NORFOLK, Va. -- A history professor who ownswritings of the Japanese leader who ordered the 1941 attack on Pearl Harbor could net a considerable sum of money next month during an auction.
'It's very exciting,' said Carl Boyd, 51, who has taught at Old Dominion University since 1975. But, 'I think the more important things in life are peace of mind and friends rather than financial status. ... Nothing will change.'
The writings of Gen. Tojo Hideki, the Japanese prime minister who ordered the Pearl Harbor attack, will go on auction Dec. 4 at Wilson's Rare and Used Books in Norfolk. Store co-owner Linda Wilson will conduct the auction that is expected to attract the attention of collectors worldwide.
Japanese buyers are especially interested because 'culturally, this is an extremely important item to the Japanese,' she said.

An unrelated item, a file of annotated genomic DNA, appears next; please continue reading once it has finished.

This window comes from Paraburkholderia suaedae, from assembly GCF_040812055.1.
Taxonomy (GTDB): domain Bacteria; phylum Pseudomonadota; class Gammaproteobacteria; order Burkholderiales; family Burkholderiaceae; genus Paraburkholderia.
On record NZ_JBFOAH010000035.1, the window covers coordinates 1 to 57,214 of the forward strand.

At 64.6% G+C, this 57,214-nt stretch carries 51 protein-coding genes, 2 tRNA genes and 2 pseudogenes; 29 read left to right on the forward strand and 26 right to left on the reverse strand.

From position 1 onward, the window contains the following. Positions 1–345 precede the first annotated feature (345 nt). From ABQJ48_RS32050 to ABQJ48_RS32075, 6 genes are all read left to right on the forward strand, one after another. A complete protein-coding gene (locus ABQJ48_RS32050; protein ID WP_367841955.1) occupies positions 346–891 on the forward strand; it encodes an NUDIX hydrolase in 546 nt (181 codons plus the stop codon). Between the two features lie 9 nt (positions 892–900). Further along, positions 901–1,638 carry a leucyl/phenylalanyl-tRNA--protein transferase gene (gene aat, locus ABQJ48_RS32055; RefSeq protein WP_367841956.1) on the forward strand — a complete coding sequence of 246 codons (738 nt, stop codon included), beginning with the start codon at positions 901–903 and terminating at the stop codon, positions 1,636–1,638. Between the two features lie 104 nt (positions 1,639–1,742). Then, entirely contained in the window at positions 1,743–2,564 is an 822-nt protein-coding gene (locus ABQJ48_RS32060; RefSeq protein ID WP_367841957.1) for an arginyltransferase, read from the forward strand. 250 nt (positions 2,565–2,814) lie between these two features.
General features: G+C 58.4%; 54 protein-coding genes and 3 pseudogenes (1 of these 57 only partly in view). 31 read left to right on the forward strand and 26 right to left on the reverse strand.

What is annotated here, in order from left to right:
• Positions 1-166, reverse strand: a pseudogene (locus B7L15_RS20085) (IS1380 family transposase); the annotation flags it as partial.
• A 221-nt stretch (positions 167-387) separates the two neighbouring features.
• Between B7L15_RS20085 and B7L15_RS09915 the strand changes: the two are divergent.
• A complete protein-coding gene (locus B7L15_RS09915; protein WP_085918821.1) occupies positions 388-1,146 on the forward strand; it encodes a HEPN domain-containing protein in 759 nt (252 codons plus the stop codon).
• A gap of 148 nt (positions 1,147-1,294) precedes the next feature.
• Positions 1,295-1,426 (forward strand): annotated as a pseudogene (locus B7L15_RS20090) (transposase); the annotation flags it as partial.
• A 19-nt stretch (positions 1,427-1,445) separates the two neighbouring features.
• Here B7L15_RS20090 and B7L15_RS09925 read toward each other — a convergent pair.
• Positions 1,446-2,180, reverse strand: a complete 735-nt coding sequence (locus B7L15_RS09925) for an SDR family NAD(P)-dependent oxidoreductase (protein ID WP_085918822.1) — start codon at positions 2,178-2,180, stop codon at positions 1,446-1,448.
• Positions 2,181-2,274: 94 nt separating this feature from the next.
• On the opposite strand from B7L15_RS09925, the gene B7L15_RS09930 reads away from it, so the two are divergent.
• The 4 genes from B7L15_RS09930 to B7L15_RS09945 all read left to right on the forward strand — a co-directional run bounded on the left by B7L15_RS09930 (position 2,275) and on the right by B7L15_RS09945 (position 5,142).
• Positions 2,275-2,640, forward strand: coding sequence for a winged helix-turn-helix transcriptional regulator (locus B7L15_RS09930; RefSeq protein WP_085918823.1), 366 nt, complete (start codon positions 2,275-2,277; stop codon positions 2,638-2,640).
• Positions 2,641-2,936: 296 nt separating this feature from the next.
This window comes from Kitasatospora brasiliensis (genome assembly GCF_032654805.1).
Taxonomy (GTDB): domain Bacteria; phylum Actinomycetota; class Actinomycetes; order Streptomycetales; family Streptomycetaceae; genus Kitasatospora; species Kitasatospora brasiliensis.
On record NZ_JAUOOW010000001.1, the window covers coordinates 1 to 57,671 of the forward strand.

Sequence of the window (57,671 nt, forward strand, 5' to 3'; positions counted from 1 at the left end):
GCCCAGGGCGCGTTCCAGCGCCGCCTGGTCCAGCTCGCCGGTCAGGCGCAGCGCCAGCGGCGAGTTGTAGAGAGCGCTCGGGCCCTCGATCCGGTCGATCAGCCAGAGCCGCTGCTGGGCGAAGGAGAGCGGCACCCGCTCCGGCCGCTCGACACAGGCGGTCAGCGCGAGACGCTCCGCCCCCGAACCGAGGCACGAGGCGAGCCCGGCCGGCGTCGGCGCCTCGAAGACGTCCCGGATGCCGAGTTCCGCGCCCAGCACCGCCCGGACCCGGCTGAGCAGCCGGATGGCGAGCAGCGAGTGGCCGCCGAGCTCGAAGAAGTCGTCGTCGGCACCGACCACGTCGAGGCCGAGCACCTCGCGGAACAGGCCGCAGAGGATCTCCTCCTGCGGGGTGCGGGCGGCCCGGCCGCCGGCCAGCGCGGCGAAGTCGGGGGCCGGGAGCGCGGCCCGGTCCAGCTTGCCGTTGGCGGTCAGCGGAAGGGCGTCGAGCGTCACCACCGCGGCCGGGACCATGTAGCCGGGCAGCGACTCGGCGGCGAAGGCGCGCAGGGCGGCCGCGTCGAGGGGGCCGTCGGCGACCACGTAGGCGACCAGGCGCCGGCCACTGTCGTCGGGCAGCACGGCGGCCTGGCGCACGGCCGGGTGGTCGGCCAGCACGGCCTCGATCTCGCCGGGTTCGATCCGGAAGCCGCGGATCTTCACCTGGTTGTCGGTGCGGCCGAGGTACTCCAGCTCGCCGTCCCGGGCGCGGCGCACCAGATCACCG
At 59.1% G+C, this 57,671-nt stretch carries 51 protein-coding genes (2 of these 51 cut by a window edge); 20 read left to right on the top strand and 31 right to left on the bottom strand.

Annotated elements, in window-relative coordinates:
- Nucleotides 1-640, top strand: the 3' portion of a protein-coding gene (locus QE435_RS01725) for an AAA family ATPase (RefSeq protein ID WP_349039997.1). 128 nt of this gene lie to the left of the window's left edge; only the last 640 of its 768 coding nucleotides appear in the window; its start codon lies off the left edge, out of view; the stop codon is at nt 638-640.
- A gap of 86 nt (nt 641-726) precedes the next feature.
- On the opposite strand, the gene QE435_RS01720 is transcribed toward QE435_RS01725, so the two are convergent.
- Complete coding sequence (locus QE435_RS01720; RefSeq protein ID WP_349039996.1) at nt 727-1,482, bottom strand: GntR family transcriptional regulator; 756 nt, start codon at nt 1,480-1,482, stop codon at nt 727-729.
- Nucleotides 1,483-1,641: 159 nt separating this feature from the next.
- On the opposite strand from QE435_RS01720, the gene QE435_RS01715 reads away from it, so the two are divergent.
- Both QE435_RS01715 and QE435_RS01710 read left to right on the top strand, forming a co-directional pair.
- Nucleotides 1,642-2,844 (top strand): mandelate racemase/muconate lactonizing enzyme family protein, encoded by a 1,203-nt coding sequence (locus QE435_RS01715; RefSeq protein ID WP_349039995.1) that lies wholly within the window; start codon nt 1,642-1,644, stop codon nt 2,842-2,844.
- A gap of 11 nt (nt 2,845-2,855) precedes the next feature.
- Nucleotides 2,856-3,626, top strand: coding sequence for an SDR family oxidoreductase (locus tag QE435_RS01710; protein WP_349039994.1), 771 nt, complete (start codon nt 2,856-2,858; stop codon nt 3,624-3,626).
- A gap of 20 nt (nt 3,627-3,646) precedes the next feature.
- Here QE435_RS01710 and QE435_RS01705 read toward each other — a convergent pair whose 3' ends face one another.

The last time a Tojo item was auctioned, it was a signature on a government document and that single document brought $9,600. This time, Tojo's last-known writings coupled with other artifacts from his postwar trial will be for sale and they could net a considerable sum, Wilson said.
Because of the historical value of Tojo's 'reflections,' as Tojo titled the 11 -page document, Wilson said she could not estimate a price.
'It's at the moment invaluable,' she said.
Tojo committed his thoughts to paper in February 1948 only months before he was hanged for war crimes in Japan by the International Military Tribunal for the Far East.
Before his death, Tojo presented his writings to Lt. Col. Aubrey Saint Kenworthy, a U.S. Army officer who had been in charge of security during the trial and had gotten to know the Japanese leaders in his custody.
The Tojo collection, owned by Boyd, includes the reflections, two sets of photographs signed by those the tribunal tried, and a copy of the war crimes indictment autographed by 25 of the 28 men charged.
'On one hand, Tojo can be seen as a fairly narrow, politically naive man and on the other hand, he can be seen as a rather cunning and maneuvering person,' said Boyd. 'He's a very complex man.'
Boyd said it was by chance that in 1966 he met Kenworthy's widow. He said he has documents and letters 'legally' giving him the materials.